Marcus Stevens, Mia Gentile, and Scott Richard Foster in a scene from Gerard Alessandrini's Forbidden Broadway Comes Out Swinging!.
Marcus Stevens, Mia Gentile, and Scott Richard Foster in a scene from Gerard Alessandrini's Forbidden Broadway Comes Out Swinging!
(© Carol Rosegg)

We have gossip and Richard Burton to thank for the modern-day parody musical.

In 1980, when the legendary actor was starring in a revival of Lerner and Loewe's Camelot at Lincoln Center's New York State Theatre, the production caught the attention of Gerard Alessandrini, a young waiter-actor. It wasn't because the show was good, but rather because word had gotten around that Burton would routinely show up onstage drunk. This bit of theater gossip quickly turned into inspiration for the aspiring performer.

Alessandrini realized Burton's predilections were ripe for parody and took a number from Camelot — "I Wonder What the King Is Doing Tonight" — and changed the lyrics, retitling the song "I Wonder What the King Is Drinking Tonight." It was the first song he would write for the cabaret act that would eventually become his long-running off-Broadway parody musical hit Forbidden Broadway.

"There wasn't a lot of real parody around then," says Alessandrini, who wrote and created 20 editions of Forbidden Broadway from 1982 to 2014. Alessandrini came up with a formula for his songs, which has remained the same through the decades: Take an existing number and change the lyrics to spoof a particular performer, a show, or ongoing theatrical trend.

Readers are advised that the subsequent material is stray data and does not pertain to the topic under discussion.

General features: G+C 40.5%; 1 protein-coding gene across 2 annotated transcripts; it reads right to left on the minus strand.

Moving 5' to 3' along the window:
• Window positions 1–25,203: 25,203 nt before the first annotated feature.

And he had a good run until July 2014, when the last edition of Forbidden Broadway closed in New York. "Broadway was running out of fresh ideas at that time," Alessandrini says. His concept of using "the material from the real shows to hang the real shows" started feeling passé in an era of quick-to-close stage adaptations of films and jukebox musicals.

Just as Alessandrini was closing the curtain on his series, a new class of writers were starting to find their muses in the popular culture trends of their childhoods, mining the worlds of film and television. In these parody musicals, you will find Daenerys Targaryen and Khal Drogo singing in Game of Thrones: The Rock Musical — An Unauthorized Parody and Ross and Rachel's on-again-off-again romance playing out nightly in Friends! The Musical Parody. Even Alessandrini himself is back with a parody musical that spoofs perhaps the biggest pop culture trend of the last several years: Hamilton.

The McSmiths Will Be There For You